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. Last Updated: 07/27/2016

Richardson Says U.S. Firms Set on Local Oil Investment

U.S. oil companies remain committed to oil projects in Russia, U.S. Energy Secretary Bill Richardson said Friday on a trip to the Far East.

Richardson met with U.S. business executives in Yuzhno-Sakhalinsk on Sakhalin Island and was expected on Saturday to visit an oil rig and take part in an international conference on the Sakhalin shelf oil project.

Speaking to reporters, he emphasized that U.S. companies remain interested in the project despite the decision by one of them, Marathon Oil, to quit. Another project where U.S. business will remain involved is the Timan-Pechora oil fields in Siberia, Richardson said, Interfax reported.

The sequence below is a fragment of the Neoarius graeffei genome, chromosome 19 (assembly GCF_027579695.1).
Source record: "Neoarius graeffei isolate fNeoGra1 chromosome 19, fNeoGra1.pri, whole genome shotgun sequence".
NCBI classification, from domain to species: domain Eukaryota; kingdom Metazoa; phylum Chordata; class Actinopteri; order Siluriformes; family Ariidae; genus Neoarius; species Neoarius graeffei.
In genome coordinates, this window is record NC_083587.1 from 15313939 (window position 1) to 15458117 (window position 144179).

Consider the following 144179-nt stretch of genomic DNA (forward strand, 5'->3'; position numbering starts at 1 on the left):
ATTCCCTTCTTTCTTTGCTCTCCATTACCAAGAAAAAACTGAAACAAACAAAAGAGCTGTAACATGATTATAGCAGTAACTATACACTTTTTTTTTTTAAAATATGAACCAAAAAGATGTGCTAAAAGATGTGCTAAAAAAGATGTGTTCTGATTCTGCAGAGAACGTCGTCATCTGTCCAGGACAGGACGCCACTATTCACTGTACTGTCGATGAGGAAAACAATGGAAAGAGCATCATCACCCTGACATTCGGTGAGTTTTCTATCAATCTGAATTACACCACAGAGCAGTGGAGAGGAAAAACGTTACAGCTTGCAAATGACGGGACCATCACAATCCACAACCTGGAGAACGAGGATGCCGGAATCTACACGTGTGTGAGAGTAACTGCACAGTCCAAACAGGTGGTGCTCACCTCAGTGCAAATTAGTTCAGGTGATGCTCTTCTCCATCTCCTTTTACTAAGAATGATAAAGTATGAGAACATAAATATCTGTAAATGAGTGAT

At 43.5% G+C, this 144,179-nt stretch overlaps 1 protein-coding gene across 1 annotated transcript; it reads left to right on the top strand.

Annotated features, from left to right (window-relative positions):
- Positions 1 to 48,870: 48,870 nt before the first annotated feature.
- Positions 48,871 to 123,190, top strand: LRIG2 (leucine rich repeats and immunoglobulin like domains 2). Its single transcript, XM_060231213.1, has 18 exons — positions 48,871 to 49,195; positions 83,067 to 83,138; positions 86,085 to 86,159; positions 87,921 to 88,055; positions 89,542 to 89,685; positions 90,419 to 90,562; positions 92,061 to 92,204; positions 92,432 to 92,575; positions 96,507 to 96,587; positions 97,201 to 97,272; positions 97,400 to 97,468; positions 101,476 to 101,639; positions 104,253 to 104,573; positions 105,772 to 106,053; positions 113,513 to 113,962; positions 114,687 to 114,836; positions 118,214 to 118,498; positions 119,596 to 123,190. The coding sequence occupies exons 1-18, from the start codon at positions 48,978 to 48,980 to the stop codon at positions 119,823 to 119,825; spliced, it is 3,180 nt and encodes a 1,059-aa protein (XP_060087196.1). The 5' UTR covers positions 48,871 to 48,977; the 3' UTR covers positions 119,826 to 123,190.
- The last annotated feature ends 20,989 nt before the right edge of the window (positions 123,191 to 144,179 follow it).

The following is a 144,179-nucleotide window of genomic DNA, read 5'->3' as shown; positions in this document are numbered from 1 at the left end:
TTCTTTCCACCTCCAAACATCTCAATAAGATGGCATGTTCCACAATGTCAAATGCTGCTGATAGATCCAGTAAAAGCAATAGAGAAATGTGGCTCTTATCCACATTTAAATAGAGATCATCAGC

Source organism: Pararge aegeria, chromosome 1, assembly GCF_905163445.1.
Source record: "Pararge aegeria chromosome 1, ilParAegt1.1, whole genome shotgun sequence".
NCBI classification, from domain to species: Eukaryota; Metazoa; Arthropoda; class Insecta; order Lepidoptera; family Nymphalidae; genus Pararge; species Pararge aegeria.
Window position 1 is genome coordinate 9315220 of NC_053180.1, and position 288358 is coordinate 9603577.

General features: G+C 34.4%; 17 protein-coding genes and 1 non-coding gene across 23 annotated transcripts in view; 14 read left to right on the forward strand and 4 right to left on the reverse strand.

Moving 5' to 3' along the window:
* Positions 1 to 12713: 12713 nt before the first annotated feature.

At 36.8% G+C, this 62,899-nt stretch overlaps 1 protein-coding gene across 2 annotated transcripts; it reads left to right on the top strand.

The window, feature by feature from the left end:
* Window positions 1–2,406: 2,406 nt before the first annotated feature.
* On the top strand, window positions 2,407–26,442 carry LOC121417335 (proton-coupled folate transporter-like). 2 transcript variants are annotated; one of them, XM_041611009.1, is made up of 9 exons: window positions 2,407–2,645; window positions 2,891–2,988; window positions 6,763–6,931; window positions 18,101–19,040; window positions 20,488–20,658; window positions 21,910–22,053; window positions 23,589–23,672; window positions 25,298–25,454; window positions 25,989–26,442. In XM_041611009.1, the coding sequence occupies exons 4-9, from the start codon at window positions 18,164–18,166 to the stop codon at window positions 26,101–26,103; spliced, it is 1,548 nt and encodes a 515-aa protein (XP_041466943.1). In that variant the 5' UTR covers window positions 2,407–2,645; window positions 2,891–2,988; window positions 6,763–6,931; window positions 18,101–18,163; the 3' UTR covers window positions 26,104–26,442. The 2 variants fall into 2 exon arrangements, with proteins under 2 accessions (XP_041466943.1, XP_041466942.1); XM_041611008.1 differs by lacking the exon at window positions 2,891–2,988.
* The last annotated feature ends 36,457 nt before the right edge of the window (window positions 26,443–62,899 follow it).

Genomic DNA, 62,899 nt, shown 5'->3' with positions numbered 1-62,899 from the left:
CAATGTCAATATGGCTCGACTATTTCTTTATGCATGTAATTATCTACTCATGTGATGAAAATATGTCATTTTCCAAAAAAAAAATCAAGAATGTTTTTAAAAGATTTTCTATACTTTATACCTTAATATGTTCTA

Richardson, who also visited the former Soviet republic of Kazakhstan earlier this week, insisted Friday that there was no competition between Russia’s proposal to export oil from the Tengiz oil fields through its territory and plans to move it along the Baku-Ceyhan pipeline.

Both projects are important and meet the interests of all sides, he said, Interfax reported.

Baku-Ceyhan is a 1,730-kilometer pipeline that is intended to carry Caspian Sea oil from Azerbaijan through Georgia to Turkey’s Mediterranean port of Ceyhan. The pipeline, estimated to cost $2.4 billion, could be finished as early as 2004.

Moscow, meanwhile, has lobbied heavily for the Baku-Novorossiisk pipeline that comes through its territory to carry both Caspian Sea oil and Kazakh oil from Tengiz, where the U.S. Chevron oil company has a prominent stake.